Rachel KaserInternet Culture Writer
Rachel is a writer and former game critic from Central Texas. She enjoys gaming, writing mystery stories, streaming on Twitch, and horseback Rachel is a writer and former game critic from Central Texas. She enjoys gaming, writing mystery stories, streaming on Twitch, and horseback riding. Check her Twitter for curmudgeonly criticisms.
Twitter recently announced it’s rolling out a feature to provide context around deleted tweets – including who deleted them and why. It’s a small change, but it’s the latest in a series of moves Twitter is making in an effort to bolster transparency.
You don’t want to see a Tweet you’ve reported, but you do want to know we’ve done something about it. And all those Tweets that break our rules? You should know we’ve done something about them too.
Here’s what these Tweets will look like now.
— Twitter Safety (@TwitterSafety) October 17, 2018
Up to now, deleted tweets would be gone, with no explanation as to whether they were removed due to rule violations or whim. Now, users who look at a deleted tweet — and the tweet was deleted at the behest of Twitter’s moderators — will see a message saying the tweet is no longer available because it violated Twitter’s rules. The message remains for up to 14 days after the tweet’s deletion.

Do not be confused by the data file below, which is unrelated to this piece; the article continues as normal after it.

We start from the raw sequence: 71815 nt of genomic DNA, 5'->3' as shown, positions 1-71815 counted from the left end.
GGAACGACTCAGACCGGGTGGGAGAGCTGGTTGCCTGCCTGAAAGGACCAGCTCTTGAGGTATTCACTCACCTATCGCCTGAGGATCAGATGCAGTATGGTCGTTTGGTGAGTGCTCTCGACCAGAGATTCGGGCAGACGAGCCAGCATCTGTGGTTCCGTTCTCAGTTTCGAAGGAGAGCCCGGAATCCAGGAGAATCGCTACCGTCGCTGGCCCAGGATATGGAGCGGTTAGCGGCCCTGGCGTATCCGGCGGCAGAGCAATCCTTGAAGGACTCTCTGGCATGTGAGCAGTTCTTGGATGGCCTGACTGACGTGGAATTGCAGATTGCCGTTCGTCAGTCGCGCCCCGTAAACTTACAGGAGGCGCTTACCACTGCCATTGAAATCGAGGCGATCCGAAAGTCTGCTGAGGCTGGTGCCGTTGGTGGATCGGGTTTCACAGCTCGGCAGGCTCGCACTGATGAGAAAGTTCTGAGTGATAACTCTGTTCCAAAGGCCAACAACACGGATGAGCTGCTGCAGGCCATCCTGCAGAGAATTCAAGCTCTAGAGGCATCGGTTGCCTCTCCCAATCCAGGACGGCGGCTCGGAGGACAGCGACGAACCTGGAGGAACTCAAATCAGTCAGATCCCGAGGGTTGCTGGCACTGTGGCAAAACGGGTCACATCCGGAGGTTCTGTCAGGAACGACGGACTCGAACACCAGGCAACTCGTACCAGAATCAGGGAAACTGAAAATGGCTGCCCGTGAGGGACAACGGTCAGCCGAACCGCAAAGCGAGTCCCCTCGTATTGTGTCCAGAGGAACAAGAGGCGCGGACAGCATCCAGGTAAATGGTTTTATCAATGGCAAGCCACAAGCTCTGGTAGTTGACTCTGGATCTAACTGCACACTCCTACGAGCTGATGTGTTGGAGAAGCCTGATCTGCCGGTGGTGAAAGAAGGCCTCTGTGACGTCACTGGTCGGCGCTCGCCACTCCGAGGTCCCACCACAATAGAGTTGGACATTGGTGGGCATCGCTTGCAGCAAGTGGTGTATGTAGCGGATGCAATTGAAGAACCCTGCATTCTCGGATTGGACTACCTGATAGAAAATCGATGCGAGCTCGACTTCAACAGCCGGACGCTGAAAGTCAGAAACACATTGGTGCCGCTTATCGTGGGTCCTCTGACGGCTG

Deleted tweets display the same message, regardless of whether they were removed by the user or the moderators. In either case, any links to that tweet are simply 404’ed, while the tweet itself is no longer visible in the timeline. Now when users search for a tweet that has been recently deleted, they’ll instead see a message from Twitter that reads out how the Tweet is no longer available because it violated the ToS.
By itself, it’s not the most impactful change. But it’s part of Twitter’s overall effort to increase transparency when it comes to moderation. The site has not only come under fire for its ineffective handling of election manipulation, but also for its apparently biased handling of political tweets.
The other major change when it comes to problematic tweets is that users who report a tweet now no longer have to see it unless they wish to. When they come across a tweet previously reported, it will be greyed out with a View button.
Both changes will be rolling out to all users over the coming weeks.
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